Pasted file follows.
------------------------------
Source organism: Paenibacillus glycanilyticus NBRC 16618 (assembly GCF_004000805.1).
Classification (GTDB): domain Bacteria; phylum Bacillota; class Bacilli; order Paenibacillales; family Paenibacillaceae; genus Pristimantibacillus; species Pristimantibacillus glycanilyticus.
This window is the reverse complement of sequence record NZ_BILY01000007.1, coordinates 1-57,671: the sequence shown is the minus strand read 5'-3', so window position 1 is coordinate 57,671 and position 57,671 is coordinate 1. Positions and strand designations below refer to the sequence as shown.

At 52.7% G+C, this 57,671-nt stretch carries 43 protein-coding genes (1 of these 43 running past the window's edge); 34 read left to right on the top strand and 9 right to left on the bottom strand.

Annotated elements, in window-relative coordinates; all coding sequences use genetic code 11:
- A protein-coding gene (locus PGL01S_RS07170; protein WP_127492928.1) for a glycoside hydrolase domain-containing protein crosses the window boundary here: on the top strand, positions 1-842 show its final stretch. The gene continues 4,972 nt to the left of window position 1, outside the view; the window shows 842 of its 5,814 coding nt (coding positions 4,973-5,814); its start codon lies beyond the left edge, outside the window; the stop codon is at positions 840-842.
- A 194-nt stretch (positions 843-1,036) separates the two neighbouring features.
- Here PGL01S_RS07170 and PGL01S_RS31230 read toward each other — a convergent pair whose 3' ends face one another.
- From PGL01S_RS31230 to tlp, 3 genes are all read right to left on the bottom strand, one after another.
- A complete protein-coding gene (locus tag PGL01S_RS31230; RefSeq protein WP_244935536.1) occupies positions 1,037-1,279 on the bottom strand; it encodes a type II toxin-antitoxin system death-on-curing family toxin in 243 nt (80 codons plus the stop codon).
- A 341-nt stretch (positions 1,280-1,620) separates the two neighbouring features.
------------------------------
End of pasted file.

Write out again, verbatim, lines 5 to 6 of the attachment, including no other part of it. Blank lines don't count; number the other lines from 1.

Annotated elements, in window-relative coordinates; all coding sequences use genetic code 11:
- A protein-coding gene (locus PGL01S_RS07170; protein WP_127492928.1) for a glycoside hydrolase domain-containing protein crosses the window boundary here: on the top strand, positions 1-842 show its final stretch. The gene continues 4,972 nt to the left of window position 1, outside the view; the window shows 842 of its 5,814 coding nt (coding positions 4,973-5,814); its start codon lies beyond the left edge, outside the window; the stop codon is at positions 840-842.